“Defensively, he’s a pretty special player,” Wilson said. “At the same time, his numbers don’t depict what he’s done offensively all year long. He has a quality at-bat every time he steps in the box. He does his job, whether it’s moving a runner, laying down a bunt … Whatever the [situation] may be, he answers the bell every time he steps in there.”
Werman had a more tangible impact Sunday, going 2 for 4 with an RBI — his first multi-hit game since May 14 — and scoring Virginia’s first run. He led off the bottom of the seventh with a single, and later scored on classmate John Hicks’ RBI single to left. In the eighth, after Jared King drove in pinch-runner Mitchell Shifflett with a triple to right, Werman singled to left to make it 4-0.
“I love the kid,” O’Connor said. “He’s our guy, and we’re going to ride him till the end.”
Werman hit .400 as a freshman and .414 last season. But after the NCAA made major changes in the the composition of bats used in the college game — they now more closely resemble those used in the pros — Werman’s average plummeted.
His lack of production has frustrated Werman, but “he and I have had multiple conversations throughout the year and talked about how he needs to handle it and how he needs to manage it, and he’s doing a great job of it,” O’Connor said.
“He understands what he brings to the table in the big scheme of things. He’s a poised player that gets it. He can handle it. He understands that there’s a lot of different ways he can contribute for us.”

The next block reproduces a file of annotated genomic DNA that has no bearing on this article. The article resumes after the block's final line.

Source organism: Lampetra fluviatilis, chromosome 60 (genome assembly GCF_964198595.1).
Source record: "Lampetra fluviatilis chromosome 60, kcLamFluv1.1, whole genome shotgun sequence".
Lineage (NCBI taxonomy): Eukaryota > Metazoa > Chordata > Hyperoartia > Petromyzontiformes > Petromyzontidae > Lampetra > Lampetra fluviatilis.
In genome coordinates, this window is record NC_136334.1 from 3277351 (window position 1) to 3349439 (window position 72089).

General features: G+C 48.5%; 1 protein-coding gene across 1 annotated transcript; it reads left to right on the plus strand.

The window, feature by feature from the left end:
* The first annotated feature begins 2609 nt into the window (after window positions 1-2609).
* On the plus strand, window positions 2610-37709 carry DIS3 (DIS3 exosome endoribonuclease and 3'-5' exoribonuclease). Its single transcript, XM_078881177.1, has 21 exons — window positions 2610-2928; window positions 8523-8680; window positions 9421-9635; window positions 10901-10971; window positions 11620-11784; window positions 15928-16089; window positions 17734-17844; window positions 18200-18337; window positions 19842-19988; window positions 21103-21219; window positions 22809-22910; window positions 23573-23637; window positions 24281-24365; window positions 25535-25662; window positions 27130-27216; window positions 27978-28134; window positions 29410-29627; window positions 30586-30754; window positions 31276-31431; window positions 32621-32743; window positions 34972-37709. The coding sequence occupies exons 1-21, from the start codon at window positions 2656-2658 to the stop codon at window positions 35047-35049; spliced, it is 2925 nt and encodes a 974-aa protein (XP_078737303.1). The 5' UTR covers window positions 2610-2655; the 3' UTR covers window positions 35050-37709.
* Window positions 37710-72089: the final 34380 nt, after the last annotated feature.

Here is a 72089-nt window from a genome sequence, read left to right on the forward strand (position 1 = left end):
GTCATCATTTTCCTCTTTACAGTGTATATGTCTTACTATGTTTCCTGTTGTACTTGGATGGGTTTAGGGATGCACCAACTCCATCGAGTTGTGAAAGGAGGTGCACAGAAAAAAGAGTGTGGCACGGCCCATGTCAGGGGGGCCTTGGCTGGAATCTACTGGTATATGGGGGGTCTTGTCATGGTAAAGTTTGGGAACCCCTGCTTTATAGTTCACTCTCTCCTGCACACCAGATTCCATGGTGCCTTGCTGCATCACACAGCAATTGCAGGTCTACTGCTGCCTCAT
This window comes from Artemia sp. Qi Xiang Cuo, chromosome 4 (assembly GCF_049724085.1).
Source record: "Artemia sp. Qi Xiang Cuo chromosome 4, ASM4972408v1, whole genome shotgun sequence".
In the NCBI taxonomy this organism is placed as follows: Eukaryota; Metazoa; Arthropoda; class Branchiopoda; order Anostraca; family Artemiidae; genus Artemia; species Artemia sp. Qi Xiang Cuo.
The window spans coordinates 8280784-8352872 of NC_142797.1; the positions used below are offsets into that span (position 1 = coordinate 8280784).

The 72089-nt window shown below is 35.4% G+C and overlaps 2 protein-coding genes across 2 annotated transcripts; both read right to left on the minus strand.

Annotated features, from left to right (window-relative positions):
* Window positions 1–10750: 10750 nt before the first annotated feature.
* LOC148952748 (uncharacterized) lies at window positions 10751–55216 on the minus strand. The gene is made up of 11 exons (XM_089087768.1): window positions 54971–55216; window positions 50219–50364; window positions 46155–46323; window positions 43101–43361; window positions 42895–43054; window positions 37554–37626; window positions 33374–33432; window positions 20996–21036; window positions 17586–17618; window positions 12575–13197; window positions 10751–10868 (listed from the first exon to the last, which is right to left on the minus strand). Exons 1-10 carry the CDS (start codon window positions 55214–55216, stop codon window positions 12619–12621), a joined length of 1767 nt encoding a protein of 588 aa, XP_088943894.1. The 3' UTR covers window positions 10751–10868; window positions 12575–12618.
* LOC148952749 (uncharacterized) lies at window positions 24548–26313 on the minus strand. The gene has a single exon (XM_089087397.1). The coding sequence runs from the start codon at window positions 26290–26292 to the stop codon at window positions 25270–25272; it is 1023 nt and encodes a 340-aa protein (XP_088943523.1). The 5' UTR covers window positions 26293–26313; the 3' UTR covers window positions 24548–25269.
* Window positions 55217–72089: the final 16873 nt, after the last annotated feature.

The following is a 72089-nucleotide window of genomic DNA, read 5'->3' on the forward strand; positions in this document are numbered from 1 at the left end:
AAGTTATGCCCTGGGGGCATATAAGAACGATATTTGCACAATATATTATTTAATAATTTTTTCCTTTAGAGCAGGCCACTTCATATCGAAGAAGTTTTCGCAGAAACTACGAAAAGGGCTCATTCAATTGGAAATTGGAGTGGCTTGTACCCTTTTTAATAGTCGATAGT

One of the hardest things about baseball, Werman said, is that “you’re going to fail. And it’s a matter of being able to stay positive every time. You still go up to the plate and clear out what happened. That’s the biggest thing.”
Junior right-hander Will Roberts (11-1, 1.58 ERA) is expected to start for UVa on Tuesday night. The Cavaliers’ Game 3 starter could be Wilson, who threw 39 pitches Sunday.
A middle reliever for most of his first three seasons at UVa, Wilson has started 15 games this year. But he knew heading into the CWS opener that O’Connor might ask him to come out of the bullpen against Cal, and Wilson embraced the opportunity.
“It was great,” he said. “Like I’ve always said, I think it’s just a privilege to get the ball, whether it’s out of the bullpen or as a starter. And I think that that’s the mentality a lot of guys on our team have.”
Sophomore closer Branden Kline replaced Wilson with two outs in the ninth and the score 4-1. The first batter Kline faced, Darrel Matthews, flied out to third baseman Steven Proscia, and the ‘Hoos were where they wanted to be: in the winners’ bracket.
“I was torn on it, quite frankly,” O’Connor said of the decision to use Kline. “I didn’t know whether or not to bring him in and let people get a chance to look at him. But now he’s had the experience of pitching on the mound in Omaha. Maybe that’ll prepare him more [for his next appearance].”
By the time Virginia takes the field again at TD Ameritrade Park, two teams will be gone from the College World Series. UNC and Texas meet in an elimination game Monday afternoon, and Cal and Texas A&M do the same Tuesday afternoon.
“I know you don’t always hit the ground running when you get into big tournaments,” Esquer said, “and you hope you can stay in the tournament long enough to kind of get comfortable and [allow] some guys to get moving a little bit.”
Likewise, the Cavaliers were not in sync early Sunday, at least at the plate, but “we knew that we’d come through eventually, that we’d eventually get on the board,” Hicks said. “And our pitchers did a great job of keeping us there.”
Hultzen became the third pitcher to have started a CWS game at Rosenblatt and another at TD Ameritrade Park.
“That’s pretty cool,” he said, and so is the new stadium.
“It’s awesome,” Hultzen said. “It’s a lot of fun to play on this field. It feels like we’re big-leaguers out there, playing on a brand-new field, with all the brand-new stuff out there. It’s hard to replace Rosenblatt, with all the tradition that happened there, but this place is doing a pretty good job.”